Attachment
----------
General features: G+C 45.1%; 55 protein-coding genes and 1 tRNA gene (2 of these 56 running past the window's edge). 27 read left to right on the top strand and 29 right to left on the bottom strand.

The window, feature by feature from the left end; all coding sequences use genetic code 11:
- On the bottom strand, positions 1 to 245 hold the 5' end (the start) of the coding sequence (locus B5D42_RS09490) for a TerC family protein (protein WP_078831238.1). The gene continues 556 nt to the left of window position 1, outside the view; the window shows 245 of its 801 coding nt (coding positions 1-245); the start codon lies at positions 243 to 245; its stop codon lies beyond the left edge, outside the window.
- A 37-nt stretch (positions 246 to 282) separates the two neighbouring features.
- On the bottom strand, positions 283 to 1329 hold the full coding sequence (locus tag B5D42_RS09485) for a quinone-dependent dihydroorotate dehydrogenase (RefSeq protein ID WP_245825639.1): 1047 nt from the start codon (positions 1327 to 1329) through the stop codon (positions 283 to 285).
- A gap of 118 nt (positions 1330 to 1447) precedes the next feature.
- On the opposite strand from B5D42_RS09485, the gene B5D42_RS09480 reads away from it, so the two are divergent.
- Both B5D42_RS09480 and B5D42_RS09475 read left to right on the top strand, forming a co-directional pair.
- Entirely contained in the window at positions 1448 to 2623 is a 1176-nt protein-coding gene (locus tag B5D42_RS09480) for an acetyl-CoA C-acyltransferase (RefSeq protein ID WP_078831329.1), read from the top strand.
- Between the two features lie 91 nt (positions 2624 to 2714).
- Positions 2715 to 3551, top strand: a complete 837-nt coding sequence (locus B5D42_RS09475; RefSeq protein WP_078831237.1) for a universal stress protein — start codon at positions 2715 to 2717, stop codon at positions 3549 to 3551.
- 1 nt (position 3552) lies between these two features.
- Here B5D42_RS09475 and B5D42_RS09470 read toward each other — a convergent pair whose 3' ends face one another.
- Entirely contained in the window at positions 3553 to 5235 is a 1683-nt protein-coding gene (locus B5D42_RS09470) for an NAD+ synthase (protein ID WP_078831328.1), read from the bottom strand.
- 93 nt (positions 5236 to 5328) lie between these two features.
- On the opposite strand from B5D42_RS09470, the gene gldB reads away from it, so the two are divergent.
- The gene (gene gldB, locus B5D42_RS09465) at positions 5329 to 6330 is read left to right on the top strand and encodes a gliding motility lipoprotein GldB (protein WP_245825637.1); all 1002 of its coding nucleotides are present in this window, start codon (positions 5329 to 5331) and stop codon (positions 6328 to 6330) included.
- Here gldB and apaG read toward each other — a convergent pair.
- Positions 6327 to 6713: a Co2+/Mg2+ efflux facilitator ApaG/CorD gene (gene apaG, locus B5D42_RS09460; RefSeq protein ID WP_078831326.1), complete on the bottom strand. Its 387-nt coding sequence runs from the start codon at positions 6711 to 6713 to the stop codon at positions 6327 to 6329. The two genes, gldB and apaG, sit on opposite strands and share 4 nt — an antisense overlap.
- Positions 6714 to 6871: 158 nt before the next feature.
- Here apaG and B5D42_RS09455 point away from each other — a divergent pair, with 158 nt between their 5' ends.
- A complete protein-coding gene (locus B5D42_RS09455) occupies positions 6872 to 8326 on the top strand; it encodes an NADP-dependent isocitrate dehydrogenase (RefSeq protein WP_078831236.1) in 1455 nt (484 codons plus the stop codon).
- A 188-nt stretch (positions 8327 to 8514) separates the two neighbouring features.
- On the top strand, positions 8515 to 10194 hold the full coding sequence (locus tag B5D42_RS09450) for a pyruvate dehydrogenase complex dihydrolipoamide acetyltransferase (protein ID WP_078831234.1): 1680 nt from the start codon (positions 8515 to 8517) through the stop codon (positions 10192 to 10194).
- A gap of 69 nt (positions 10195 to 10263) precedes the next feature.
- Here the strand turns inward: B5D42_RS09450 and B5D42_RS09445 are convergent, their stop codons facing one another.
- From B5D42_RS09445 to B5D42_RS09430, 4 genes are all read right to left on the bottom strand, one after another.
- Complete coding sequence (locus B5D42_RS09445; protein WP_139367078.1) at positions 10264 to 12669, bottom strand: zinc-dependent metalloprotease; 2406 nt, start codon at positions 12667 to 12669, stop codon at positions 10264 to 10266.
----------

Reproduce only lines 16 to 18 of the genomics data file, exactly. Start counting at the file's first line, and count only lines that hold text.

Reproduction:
- On the opposite strand from B5D42_RS09470, the gene gldB reads away from it, so the two are divergent.
- The gene (gene gldB, locus B5D42_RS09465) at positions 5329 to 6330 is read left to right on the top strand and encodes a gliding motility lipoprotein GldB (protein WP_245825637.1); all 1002 of its coding nucleotides are present in this window, start codon (positions 5329 to 5331) and stop codon (positions 6328 to 6330) included.
- Here gldB and apaG read toward each other — a convergent pair.